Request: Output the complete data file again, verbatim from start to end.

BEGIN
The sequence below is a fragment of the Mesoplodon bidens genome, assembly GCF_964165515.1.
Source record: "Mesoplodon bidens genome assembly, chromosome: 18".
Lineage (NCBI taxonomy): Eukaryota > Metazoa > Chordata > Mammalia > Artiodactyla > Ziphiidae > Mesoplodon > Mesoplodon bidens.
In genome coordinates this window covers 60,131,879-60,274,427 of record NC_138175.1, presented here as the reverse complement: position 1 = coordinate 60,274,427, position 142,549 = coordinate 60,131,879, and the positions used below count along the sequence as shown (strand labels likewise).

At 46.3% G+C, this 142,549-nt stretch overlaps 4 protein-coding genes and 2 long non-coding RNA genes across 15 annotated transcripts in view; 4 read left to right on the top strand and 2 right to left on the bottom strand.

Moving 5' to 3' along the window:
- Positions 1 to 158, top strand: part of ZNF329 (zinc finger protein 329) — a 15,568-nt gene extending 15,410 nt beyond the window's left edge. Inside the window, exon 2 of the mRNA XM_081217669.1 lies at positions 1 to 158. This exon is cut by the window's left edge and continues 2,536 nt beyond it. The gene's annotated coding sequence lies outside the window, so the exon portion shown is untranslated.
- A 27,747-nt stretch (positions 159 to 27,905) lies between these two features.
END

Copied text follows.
The sequence below is a fragment of the Mesoplodon bidens genome, assembly GCF_964165515.1.
Source record: "Mesoplodon bidens genome assembly, chromosome: 18".
Lineage (NCBI taxonomy): Eukaryota > Metazoa > Chordata > Mammalia > Artiodactyla > Ziphiidae > Mesoplodon > Mesoplodon bidens.
In genome coordinates this window covers 60,131,879-60,274,427 of record NC_138175.1, presented here as the reverse complement: position 1 = coordinate 60,274,427, position 142,549 = coordinate 60,131,879, and the positions used below count along the sequence as shown (strand labels likewise).

At 46.3% G+C, this 142,549-nt stretch overlaps 4 protein-coding genes and 2 long non-coding RNA genes across 15 annotated transcripts in view; 4 read left to right on the top strand and 2 right to left on the bottom strand.

Moving 5' to 3' along the window:
- Positions 1 to 158, top strand: part of ZNF329 (zinc finger protein 329) — a 15,568-nt gene extending 15,410 nt beyond the window's left edge. Inside the window, exon 2 of the mRNA XM_081217669.1 lies at positions 1 to 158. This exon is cut by the window's left edge and continues 2,536 nt beyond it. The gene's annotated coding sequence lies outside the window, so the exon portion shown is untranslated.
- A 27,747-nt stretch (positions 159 to 27,905) lies between these two features.